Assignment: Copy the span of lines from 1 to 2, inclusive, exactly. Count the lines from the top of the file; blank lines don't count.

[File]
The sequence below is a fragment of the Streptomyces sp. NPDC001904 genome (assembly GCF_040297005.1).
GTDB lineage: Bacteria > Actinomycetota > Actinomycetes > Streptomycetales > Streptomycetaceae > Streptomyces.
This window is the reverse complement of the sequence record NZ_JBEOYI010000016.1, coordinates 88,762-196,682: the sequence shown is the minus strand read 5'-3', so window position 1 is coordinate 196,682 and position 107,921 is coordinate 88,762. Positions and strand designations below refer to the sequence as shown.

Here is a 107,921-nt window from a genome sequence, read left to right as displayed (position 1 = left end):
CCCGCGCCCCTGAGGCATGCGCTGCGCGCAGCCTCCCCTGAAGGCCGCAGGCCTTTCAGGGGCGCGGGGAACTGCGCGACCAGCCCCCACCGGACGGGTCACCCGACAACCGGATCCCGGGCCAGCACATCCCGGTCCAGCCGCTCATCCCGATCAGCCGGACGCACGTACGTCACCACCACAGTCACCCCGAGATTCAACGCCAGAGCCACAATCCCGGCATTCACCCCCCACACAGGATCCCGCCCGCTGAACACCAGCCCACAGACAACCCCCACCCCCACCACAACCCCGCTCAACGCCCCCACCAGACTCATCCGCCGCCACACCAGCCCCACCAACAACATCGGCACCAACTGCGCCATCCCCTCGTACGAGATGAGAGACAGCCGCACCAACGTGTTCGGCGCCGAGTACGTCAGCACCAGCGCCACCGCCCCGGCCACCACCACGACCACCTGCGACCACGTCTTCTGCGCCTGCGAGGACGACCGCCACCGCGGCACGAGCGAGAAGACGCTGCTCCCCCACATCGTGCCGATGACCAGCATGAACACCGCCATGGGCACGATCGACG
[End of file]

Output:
The sequence below is a fragment of the Streptomyces sp. NPDC001904 genome (assembly GCF_040297005.1).
GTDB lineage: Bacteria > Actinomycetota > Actinomycetes > Streptomycetales > Streptomycetaceae > Streptomyces.